CLGF project recognised by Jo Cox Foundation
17 September 2023
CLGF is rightfully proud of all the hard work and achievements of our members throughout the Commonwealth. This is why it was so gratifying when one of these projects was recognised by the Jo Cox Foundation and highlighted by them last month.
Political and economic empowerment
The project – Connecting the Dots – was delivered in collaboration with GenderLinks, and took place across four countries of Southern Africa from 2019 to 2021: Eswatini, Lesotho, Zambia and Zimbabwe. The aim was to empower women both politically and economically in line with Sustainable Development Goal 5 – addressing the low take-up of women in politics and in entrepreneurship. With a grant of £1 million from the Jo Cox Foundation, the project consisted of building various key networks in the four countries, to bring women together.
Training, network and mentoring
By creating an enabling environment, women could share ideas, concerns and assist in encouraging more women to get involved in local government politics, or to start their own businesses. Through training sessions, networking events and mentoring sessions, the project helped to develop leadership skills and build confidence. The networks included those dedicated to political empowerment to address underrepresentation in local politics; and also those which sought to encourage the promotion of entrepreneurship and setting up businesses. They included special groups for young women, bringing together with more experienced women, ultimately leading to benefits for many communities. The projects culminated in business fairs in each of the countries, allowing women to come together with the key players who can advise on building businesses, clearly demonstrating that there is a place for women in politics and business.
Not just a one-off exercise, these groups are continuing to this day, helping women overcome the particular obstacles which prevent them from standing for public office, or making a living to help their families. Obstacles such as personal harassment or abuse; lack of funding for campaigns; having the major role of bringing up a family; not being able to obtain loans or owning properties; and simply not being taken seriously, and being dismissed for being a women.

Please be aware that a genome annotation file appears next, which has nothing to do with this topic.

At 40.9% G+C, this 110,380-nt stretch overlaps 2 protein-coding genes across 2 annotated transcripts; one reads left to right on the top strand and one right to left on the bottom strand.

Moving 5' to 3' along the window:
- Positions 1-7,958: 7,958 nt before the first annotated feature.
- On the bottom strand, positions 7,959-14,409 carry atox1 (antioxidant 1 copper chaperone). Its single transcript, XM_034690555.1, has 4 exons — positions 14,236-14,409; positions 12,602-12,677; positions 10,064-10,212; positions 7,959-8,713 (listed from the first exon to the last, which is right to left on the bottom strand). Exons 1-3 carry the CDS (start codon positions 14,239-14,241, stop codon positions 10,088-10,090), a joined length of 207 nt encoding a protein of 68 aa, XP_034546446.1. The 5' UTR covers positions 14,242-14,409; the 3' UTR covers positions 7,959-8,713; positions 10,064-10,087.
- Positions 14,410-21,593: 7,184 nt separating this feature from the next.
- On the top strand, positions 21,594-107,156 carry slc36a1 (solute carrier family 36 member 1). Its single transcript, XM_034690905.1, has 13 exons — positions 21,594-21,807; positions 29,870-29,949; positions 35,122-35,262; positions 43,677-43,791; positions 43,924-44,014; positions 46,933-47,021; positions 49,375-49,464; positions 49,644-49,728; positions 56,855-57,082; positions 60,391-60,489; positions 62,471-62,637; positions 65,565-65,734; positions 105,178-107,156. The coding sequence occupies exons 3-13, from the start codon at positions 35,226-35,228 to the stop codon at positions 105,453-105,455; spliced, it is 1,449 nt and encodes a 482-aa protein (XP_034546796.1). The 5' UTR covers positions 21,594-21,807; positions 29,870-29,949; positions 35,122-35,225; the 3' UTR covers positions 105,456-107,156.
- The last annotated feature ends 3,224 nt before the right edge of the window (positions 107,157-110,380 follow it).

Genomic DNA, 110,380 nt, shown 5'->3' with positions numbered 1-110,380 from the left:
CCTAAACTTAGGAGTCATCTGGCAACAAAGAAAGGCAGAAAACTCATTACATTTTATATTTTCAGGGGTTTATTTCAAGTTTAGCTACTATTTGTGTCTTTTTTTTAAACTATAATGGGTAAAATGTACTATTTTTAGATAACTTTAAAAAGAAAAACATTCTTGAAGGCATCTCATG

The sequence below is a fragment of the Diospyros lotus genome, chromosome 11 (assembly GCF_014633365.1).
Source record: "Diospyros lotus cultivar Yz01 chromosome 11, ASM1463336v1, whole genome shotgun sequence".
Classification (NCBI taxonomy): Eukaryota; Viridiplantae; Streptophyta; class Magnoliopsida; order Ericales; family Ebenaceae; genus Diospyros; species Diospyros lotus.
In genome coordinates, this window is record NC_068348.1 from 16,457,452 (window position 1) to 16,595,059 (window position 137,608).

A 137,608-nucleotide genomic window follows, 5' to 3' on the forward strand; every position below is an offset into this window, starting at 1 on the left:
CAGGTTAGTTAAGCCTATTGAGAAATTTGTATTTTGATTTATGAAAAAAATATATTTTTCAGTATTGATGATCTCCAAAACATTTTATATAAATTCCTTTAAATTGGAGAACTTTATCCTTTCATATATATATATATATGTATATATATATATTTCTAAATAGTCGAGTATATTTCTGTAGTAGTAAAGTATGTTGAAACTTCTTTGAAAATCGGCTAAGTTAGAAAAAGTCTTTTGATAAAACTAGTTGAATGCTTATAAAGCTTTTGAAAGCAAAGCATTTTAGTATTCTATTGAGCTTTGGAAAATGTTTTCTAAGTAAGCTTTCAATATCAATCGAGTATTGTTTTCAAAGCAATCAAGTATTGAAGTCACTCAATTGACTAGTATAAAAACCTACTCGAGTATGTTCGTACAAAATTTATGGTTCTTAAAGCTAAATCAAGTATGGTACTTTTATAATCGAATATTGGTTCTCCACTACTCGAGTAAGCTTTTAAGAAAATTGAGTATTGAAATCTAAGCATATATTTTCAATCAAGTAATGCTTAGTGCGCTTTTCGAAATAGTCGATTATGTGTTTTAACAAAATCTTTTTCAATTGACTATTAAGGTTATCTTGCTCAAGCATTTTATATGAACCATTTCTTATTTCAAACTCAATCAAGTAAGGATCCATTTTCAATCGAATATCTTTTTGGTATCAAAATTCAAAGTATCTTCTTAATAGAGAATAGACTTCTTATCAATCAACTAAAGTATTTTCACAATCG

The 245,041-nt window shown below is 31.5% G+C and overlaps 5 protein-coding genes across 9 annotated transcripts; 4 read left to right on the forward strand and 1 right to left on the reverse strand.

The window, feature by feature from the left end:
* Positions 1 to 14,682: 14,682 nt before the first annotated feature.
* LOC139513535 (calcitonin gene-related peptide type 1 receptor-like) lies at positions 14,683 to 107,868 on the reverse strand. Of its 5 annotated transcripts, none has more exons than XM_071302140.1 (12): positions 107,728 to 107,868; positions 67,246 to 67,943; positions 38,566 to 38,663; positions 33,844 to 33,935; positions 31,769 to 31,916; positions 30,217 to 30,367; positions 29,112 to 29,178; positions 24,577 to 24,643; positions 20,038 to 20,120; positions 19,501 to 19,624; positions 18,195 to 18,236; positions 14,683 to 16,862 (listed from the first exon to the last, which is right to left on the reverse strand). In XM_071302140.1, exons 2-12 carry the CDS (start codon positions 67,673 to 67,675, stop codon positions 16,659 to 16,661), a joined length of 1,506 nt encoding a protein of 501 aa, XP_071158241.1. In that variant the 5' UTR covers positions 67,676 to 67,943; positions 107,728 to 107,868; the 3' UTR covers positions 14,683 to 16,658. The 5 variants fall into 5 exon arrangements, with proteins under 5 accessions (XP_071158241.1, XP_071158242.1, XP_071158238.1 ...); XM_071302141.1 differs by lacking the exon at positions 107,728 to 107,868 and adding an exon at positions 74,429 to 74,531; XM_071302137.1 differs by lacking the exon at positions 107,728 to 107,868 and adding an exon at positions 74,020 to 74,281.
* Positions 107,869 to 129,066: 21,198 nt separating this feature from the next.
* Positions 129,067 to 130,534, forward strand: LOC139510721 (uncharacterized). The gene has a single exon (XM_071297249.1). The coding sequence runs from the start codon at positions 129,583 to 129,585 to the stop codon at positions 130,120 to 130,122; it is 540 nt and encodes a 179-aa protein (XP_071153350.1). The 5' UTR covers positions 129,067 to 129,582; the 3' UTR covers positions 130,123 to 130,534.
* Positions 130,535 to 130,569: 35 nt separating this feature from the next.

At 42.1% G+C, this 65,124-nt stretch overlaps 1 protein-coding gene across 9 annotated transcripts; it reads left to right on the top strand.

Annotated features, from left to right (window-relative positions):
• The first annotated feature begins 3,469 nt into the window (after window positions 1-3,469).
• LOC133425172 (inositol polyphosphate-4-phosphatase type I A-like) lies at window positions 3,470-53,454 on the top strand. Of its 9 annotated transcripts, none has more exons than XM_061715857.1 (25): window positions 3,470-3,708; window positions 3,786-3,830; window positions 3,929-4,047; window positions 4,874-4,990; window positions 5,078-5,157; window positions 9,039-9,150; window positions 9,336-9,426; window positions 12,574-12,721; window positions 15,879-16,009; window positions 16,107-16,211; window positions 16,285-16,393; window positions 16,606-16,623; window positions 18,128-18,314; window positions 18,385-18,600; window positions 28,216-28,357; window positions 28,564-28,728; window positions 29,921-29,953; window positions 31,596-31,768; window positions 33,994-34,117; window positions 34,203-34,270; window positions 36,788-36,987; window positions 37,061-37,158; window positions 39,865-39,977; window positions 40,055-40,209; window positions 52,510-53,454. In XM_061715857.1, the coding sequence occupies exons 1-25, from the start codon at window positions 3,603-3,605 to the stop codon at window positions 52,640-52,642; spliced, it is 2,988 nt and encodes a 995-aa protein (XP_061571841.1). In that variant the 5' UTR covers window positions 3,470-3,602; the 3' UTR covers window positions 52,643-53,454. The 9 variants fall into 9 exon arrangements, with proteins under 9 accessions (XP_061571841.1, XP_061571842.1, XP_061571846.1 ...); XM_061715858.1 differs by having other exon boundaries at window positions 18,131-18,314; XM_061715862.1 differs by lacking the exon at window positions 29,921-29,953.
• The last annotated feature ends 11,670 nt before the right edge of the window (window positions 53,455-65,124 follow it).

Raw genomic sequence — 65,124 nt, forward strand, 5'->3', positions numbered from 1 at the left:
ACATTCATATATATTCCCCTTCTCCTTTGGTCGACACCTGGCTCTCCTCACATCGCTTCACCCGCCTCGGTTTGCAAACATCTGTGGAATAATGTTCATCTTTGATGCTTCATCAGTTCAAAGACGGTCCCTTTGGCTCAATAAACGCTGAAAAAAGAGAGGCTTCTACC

The networks continue to share lessons learned while taking action to increase visibility, opportunities and voice for women and youth, within and across the four countries.
Just a few of the achievements across the four countries:
- The project reached over 3,400 women and young people
- It achieved a 52% increase in women councillors holding senior positions, such as mayors and committee chairpersons
- In Zimbabwe, a bill was successfully passed to implement a 30% quota for women in local government, confirming that the network’s use of evidence-based advocacy was a key factor in the support of the country’s President for the bill.
These are only the headlines and the challenges are so diverse, but all represent major barriers for women. One HR manager in Zambia, after joining the Young Women in Local Government network chose to focus on women and girls in rural areas by founding the NGO, Equal Privileges for All, which makes sanitary hygiene products available to every schoolgirl in her region, ensuring that no girl will be absent from school due to lack of access to these products.
Continuing the work of Jo Cox
None of this would have been possible without the Jo Cox Memorial grant to CLGF. Jo had worked in the development sector, before becoming a Member of the UK Parliament. She believed in partnerships and working positively for the best outcomes for everyone. When she was cruelly murdered in 2016, this not only brought heartbreak to her family and all who knew her, it also put an end to the important work she had set out to do. Through the Jo Cox Memorial fund, and in her name, this work will continue and she will inspire people, through projects like Connecting the Dots.
Read more on the Jo Cox Memorial Fund page with quotes from some of the participants.
Read the personal experiences of participants in our Stories of Change.
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